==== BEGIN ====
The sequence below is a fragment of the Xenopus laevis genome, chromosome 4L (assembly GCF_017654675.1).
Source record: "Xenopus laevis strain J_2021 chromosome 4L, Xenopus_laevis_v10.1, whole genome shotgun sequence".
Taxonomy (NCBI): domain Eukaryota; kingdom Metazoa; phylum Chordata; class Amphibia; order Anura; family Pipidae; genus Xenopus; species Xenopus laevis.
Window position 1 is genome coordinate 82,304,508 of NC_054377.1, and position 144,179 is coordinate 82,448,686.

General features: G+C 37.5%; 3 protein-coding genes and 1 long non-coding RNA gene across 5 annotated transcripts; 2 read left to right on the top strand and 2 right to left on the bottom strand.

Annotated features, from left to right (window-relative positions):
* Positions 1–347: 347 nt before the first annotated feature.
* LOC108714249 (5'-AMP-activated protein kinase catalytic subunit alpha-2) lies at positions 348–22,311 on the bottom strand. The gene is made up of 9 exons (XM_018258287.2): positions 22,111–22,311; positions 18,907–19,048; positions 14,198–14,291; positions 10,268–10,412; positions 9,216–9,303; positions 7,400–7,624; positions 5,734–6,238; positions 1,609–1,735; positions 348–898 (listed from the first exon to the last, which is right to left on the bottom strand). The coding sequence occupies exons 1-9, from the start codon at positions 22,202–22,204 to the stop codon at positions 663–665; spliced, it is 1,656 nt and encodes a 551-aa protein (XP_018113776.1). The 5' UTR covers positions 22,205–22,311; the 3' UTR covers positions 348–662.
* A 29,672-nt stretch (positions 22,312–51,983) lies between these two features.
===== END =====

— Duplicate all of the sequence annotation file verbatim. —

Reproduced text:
The sequence below is a fragment of the Xenopus laevis genome, chromosome 4L (assembly GCF_017654675.1).
Source record: "Xenopus laevis strain J_2021 chromosome 4L, Xenopus_laevis_v10.1, whole genome shotgun sequence".
Taxonomy (NCBI): domain Eukaryota; kingdom Metazoa; phylum Chordata; class Amphibia; order Anura; family Pipidae; genus Xenopus; species Xenopus laevis.
Window position 1 is genome coordinate 82,304,508 of NC_054377.1, and position 144,179 is coordinate 82,448,686.

General features: G+C 37.5%; 3 protein-coding genes and 1 long non-coding RNA gene across 5 annotated transcripts; 2 read left to right on the top strand and 2 right to left on the bottom strand.

Annotated features, from left to right (window-relative positions):
* Positions 1–347: 347 nt before the first annotated feature.
* LOC108714249 (5'-AMP-activated protein kinase catalytic subunit alpha-2) lies at positions 348–22,311 on the bottom strand. The gene is made up of 9 exons (XM_018258287.2): positions 22,111–22,311; positions 18,907–19,048; positions 14,198–14,291; positions 10,268–10,412; positions 9,216–9,303; positions 7,400–7,624; positions 5,734–6,238; positions 1,609–1,735; positions 348–898 (listed from the first exon to the last, which is right to left on the bottom strand). The coding sequence occupies exons 1-9, from the start codon at positions 22,202–22,204 to the stop codon at positions 663–665; spliced, it is 1,656 nt and encodes a 551-aa protein (XP_018113776.1). The 5' UTR covers positions 22,205–22,311; the 3' UTR covers positions 348–662.
* A 29,672-nt stretch (positions 22,312–51,983) lies between these two features.